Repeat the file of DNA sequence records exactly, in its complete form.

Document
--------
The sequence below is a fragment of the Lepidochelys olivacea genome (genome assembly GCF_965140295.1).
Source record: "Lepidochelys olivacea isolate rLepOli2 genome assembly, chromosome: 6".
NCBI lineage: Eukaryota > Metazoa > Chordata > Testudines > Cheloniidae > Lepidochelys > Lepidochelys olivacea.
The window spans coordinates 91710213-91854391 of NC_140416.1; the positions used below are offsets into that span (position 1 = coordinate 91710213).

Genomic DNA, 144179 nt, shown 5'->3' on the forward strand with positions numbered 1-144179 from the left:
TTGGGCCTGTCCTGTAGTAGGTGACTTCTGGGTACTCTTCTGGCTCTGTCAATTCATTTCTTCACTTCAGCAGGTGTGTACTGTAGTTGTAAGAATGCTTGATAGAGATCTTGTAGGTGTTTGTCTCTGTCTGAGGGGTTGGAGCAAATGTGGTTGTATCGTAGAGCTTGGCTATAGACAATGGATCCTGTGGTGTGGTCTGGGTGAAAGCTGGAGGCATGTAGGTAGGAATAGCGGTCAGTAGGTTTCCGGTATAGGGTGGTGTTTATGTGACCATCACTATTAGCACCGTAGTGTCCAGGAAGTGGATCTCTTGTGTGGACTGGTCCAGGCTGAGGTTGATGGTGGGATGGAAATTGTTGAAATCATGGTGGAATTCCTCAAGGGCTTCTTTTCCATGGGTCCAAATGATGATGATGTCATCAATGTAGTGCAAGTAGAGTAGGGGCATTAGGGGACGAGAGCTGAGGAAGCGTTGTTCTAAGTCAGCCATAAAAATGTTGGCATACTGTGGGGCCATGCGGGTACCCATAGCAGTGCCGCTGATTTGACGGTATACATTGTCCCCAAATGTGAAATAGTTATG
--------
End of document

The sequence below is a fragment of the Lepidochelys olivacea genome (genome assembly GCF_965140295.1).
Source record: "Lepidochelys olivacea isolate rLepOli2 genome assembly, chromosome: 6".
NCBI lineage: Eukaryota > Metazoa > Chordata > Testudines > Cheloniidae > Lepidochelys > Lepidochelys olivacea.
The window spans coordinates 91710213-91854391 of NC_140416.1; the positions used below are offsets into that span (position 1 = coordinate 91710213).

Genomic DNA, 144179 nt, shown 5'->3' on the forward strand with positions numbered 1-144179 from the left:
TTGGGCCTGTCCTGTAGTAGGTGACTTCTGGGTACTCTTCTGGCTCTGTCAATTCATTTCTTCACTTCAGCAGGTGTGTACTGTAGTTGTAAGAATGCTTGATAGAGATCTTGTAGGTGTTTGTCTCTGTCTGAGGGGTTGGAGCAAATGTGGTTGTATCGTAGAGCTTGGCTATAGACAATGGATCCTGTGGTGTGGTCTGGGTGAAAGCTGGAGGCATGTAGGTAGGAATAGCGGTCAGTAGGTTTCCGGTATAGGGTGGTGTTTATGTGACCATCACTATTAGCACCGTAGTGTCCAGGAAGTGGATCTCTTGTGTGGACTGGTCCAGGCTGAGGTTGATGGTGGGATGGAAATTGTTGAAATCATGGTGGAATTCCTCAAGGGCTTCTTTTCCATGGGTCCAAATGATGATGATGTCATCAATGTAGTGCAAGTAGAGTAGGGGCATTAGGGGACGAGAGCTGAGGAAGCGTTGTTCTAAGTCAGCCATAAAAATGTTGGCATACTGTGGGGCCATGCGGGTACCCATAGCAGTGCCGCTGATTTGACGGTATACATTGTCCCCAAATGTGAAATAGTTATG